Punta Cana is a resort town on the coast of the Dominican Republic’s easternmost province. The town is a major tourist destination for beach goers, scuba divers, windsurfers and snorkelers, and it is just two hours away from the capital city of Santo Domingo.

3,000 miles away

Myggbukta

Greenland

Have you ever hated mosquitoes enough to name a place after it? Well, that’s exactly what Norwegian expeditionist Johan A. Olsen did in 1922 when he arrived on the northeastern coast of Greenland. Olsen established a whaling station in the barren coastal landscape and named it Myggbukta for the mosquito-infested land surrounding it (mygg=mosquito, butka= bay).

Although the meteorological and radio station is now abandoned, Mosquito Bay was once the capital of the short-lived Erik the Red’s Land in the early 1930s when Norwegian hunters annexed the land in their country’s name. The station lies abandoned now in the Northeast Greenland National Park, the largest national park in the world.

Kodiak Island

Alaska

Kodiak Island along Alaska’s southern coast is the second-largest island in the United States after Hawaii, stretching nearly 99 miles long and up to 60 miles wide. It’s about 30 miles from the mainland and is a part of an archipelago that is an extension of the Kenai mountain range to the northeast. 

Kodiak island is home to a variety of birds and animals that are scattered throughout the frozen tundra and dense forests found along the island. Among the most famous of the native wildlife species is the Kodiak bear, the largest of the grizzly bear species and the second-largest bear species in the world after the polar bear.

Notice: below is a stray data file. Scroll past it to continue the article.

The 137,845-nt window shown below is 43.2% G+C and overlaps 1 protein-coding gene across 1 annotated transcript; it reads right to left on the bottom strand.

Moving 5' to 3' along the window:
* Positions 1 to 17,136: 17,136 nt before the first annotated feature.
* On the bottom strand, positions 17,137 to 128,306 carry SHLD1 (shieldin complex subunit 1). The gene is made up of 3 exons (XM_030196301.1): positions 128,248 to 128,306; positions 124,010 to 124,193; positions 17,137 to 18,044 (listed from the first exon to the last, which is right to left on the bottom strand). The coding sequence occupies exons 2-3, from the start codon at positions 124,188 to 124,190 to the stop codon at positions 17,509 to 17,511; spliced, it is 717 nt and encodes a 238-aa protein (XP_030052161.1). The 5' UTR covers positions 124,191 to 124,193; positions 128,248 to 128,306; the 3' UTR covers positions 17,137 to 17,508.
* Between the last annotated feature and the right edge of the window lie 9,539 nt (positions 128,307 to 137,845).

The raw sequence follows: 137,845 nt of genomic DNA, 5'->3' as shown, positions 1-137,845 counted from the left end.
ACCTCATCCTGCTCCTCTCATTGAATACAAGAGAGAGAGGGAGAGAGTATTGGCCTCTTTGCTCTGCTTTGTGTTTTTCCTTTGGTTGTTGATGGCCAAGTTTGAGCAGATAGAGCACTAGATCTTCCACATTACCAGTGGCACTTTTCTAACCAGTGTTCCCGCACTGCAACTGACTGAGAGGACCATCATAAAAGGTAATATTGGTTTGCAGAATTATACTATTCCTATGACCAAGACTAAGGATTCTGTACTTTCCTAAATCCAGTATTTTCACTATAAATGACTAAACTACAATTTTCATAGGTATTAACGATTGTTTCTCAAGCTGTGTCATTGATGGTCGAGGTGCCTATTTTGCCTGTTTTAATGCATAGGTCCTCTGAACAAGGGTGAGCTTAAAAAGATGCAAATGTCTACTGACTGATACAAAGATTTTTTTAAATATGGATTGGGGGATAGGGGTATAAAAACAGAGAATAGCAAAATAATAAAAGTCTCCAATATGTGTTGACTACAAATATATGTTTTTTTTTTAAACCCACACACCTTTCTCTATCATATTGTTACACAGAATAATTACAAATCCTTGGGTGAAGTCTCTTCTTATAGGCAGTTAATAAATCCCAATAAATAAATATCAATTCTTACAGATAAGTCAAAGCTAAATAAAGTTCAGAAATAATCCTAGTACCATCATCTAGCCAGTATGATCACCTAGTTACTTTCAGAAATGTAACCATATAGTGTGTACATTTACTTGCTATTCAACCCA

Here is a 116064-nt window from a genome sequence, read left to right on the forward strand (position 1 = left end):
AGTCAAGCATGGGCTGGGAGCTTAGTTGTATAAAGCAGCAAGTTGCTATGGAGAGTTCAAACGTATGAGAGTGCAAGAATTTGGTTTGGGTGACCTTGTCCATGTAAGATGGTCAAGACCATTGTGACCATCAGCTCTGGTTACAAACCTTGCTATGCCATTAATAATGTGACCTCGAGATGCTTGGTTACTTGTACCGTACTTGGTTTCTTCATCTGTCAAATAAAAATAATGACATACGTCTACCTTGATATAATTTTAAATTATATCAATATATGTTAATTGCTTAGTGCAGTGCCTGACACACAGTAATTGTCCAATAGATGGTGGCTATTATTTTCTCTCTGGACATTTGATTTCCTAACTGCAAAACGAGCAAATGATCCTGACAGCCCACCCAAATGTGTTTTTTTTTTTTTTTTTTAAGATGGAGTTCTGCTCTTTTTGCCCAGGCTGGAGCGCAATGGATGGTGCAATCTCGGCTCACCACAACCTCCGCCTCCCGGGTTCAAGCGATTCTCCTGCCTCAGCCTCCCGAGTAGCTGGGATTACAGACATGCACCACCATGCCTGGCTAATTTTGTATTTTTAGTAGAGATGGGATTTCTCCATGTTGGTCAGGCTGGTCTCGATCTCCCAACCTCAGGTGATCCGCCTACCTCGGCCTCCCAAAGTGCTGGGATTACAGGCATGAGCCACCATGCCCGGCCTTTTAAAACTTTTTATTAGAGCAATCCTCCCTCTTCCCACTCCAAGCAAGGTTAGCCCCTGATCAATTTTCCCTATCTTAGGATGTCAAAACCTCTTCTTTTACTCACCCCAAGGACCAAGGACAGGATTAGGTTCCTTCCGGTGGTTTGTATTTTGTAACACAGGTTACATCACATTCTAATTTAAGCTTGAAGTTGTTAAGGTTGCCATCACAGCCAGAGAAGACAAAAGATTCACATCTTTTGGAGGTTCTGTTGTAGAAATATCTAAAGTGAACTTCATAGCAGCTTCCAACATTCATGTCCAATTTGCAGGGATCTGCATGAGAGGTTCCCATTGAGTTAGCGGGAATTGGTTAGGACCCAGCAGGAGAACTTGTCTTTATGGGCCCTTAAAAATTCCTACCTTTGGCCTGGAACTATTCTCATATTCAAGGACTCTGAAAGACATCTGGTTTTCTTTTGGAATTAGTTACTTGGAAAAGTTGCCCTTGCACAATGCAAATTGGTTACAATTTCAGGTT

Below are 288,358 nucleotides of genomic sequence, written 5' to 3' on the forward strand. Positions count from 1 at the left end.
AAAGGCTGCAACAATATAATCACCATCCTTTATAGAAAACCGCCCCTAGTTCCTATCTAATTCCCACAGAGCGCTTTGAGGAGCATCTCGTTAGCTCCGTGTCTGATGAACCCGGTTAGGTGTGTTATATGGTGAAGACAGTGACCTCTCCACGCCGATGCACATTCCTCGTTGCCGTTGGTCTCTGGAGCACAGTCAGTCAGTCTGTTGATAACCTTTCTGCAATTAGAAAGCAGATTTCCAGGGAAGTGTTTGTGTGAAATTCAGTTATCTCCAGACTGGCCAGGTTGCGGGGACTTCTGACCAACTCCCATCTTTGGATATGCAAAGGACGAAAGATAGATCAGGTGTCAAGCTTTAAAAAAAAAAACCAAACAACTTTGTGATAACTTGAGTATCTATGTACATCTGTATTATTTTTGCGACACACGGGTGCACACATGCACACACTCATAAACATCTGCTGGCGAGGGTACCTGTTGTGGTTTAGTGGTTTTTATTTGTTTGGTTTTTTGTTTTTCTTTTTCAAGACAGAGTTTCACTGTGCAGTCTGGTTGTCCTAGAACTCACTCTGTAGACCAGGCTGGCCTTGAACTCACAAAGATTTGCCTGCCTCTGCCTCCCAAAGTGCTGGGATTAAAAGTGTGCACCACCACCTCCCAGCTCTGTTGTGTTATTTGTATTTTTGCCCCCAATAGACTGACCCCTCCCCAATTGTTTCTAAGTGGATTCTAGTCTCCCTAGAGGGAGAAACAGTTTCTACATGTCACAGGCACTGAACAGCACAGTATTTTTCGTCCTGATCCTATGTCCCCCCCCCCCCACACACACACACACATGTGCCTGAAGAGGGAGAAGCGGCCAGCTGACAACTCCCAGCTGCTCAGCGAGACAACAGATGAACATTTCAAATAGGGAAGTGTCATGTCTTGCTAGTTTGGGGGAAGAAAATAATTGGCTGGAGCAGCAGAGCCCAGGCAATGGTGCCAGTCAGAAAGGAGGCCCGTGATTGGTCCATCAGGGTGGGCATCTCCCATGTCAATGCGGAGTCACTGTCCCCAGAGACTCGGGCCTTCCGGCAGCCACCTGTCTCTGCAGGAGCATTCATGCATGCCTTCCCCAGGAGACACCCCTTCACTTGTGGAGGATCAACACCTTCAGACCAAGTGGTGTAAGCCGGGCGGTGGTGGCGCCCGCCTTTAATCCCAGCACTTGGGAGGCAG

The North Pole

If you went onto Google Maps and clicked on the handy-dandy measuring tool, you can calculate the distance to pretty much anywhere in the world. You can drag your little pointer all over the planet and find how far away something is right down to the very mile. If you were to drag that little measuring tool straight up from Chicago for 3,000 miles, you’d hit the very edge of the map. In fact, there is no more north from there on out! That, my friend, means that you’ve reached the North Pole! 

Pro tip: you now know that Santa’s Workshop is exactly 3,000 miles directly north from your luxury Chicago apartment, so be sure to calculate postage costs correctly when mailing those Christmas cards!

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Whether you’ve heard of these places before, visited them or never even known about their existence, these fascinating places around the country and around the world are real and accessible! The only difference between them and the laundromat down the street is that they’re just a tad farther away. 

So why not expand your neighborhood to include such places like the North Pole, a mosquito bay in Greenland, a tropical paradise or an Atlantic island? Whatever you do or wherever you go, just know that we’ll always be glad to have you back when you return home. 

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Featured photo courtesy Pixabay/piviso

Author of Article

Colleen Ford is a South African who now lives in Spokane, Washington. She loves to travel, camp (in warm weather) and bake.